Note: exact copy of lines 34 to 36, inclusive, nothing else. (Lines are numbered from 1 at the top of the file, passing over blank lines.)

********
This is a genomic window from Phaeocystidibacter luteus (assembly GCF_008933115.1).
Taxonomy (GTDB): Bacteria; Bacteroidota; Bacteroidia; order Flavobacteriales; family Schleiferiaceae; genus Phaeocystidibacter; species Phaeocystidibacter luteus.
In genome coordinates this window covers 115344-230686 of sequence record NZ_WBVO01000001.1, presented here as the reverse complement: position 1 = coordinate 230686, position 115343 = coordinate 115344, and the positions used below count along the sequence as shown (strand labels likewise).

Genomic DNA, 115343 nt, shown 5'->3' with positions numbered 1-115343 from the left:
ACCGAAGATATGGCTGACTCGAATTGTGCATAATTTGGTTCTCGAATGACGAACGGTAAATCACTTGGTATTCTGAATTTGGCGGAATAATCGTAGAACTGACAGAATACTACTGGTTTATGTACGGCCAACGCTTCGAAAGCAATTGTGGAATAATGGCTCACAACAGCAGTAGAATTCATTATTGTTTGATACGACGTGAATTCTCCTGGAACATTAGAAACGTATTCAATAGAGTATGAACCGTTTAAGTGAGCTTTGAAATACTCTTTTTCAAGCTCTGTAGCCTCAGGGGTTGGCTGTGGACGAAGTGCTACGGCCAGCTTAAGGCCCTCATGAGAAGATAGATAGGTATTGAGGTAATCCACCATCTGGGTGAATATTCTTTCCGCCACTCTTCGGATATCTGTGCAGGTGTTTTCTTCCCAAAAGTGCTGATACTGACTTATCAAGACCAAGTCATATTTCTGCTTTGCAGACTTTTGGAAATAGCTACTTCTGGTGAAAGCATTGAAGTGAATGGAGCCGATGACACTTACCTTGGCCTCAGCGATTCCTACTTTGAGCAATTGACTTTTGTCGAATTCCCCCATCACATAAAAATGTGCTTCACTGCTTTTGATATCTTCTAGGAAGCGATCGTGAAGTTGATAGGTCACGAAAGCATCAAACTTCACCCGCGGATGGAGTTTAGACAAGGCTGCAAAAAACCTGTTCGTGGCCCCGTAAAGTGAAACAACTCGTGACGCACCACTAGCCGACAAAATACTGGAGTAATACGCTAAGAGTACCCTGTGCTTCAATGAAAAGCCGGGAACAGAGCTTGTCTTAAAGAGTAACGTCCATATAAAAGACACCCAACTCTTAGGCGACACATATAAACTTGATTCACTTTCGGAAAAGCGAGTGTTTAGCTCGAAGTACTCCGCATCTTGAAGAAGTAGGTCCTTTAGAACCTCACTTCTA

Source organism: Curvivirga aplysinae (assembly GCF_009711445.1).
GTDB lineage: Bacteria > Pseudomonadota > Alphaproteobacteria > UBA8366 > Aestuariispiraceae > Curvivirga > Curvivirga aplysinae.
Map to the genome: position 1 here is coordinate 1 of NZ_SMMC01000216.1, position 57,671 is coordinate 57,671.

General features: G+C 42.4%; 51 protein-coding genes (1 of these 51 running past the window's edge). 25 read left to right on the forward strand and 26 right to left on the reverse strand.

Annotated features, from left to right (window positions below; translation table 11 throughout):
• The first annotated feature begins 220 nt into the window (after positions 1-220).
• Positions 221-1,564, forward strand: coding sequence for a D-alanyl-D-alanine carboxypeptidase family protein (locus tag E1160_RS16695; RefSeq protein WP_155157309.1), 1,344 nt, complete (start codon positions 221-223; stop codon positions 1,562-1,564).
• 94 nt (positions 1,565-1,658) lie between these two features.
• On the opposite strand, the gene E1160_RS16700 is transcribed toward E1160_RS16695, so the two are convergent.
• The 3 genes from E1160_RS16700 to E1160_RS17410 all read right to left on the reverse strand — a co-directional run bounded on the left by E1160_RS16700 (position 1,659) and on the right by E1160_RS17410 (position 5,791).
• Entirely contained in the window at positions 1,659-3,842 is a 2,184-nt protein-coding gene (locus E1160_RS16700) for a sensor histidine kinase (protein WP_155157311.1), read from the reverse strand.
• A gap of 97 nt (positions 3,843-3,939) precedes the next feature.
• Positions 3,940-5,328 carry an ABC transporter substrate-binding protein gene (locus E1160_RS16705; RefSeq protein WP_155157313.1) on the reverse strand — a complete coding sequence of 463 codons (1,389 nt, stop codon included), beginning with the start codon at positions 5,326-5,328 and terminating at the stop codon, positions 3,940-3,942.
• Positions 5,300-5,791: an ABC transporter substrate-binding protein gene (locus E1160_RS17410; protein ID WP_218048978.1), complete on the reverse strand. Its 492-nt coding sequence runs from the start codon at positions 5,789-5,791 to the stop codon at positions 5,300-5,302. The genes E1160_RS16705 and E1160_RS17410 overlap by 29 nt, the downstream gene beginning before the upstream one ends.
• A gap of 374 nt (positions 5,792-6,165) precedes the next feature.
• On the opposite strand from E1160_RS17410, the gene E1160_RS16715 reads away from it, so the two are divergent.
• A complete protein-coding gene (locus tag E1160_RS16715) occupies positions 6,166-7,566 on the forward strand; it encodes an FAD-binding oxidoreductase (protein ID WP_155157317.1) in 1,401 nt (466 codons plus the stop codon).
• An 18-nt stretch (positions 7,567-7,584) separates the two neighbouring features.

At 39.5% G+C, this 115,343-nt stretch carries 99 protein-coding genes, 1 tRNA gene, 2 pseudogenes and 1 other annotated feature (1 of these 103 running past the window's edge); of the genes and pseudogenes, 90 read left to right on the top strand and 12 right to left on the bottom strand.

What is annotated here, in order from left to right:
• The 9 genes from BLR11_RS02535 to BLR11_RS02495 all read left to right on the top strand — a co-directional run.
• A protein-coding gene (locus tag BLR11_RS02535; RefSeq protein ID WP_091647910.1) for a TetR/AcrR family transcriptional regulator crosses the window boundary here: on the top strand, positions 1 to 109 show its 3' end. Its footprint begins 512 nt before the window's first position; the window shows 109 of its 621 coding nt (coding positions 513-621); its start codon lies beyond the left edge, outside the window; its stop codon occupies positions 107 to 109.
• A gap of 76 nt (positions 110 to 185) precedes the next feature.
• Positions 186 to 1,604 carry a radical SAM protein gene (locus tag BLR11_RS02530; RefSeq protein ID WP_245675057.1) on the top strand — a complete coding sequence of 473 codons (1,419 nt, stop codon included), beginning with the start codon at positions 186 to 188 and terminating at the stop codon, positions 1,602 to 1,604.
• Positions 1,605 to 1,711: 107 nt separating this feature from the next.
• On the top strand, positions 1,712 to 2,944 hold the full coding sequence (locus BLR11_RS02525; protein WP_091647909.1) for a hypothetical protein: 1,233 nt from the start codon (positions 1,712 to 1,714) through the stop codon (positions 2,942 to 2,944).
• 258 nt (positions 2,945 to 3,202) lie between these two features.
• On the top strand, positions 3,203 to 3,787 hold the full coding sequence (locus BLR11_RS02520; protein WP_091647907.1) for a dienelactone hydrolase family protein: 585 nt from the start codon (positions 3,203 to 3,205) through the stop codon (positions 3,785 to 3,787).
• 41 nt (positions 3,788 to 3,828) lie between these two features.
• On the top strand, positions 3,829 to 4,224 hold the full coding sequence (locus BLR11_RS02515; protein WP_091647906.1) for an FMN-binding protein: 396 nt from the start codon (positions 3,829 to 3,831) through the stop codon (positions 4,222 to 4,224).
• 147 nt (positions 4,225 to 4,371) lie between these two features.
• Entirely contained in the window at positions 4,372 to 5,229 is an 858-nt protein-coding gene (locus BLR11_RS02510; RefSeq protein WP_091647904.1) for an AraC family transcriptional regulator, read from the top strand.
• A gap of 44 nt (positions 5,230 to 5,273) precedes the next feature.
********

• 41 nt (positions 3,788 to 3,828) lie between these two features.
• On the top strand, positions 3,829 to 4,224 hold the full coding sequence (locus BLR11_RS02515; protein WP_091647906.1) for an FMN-binding protein: 396 nt from the start codon (positions 3,829 to 3,831) through the stop codon (positions 4,222 to 4,224).
• 147 nt (positions 4,225 to 4,371) lie between these two features.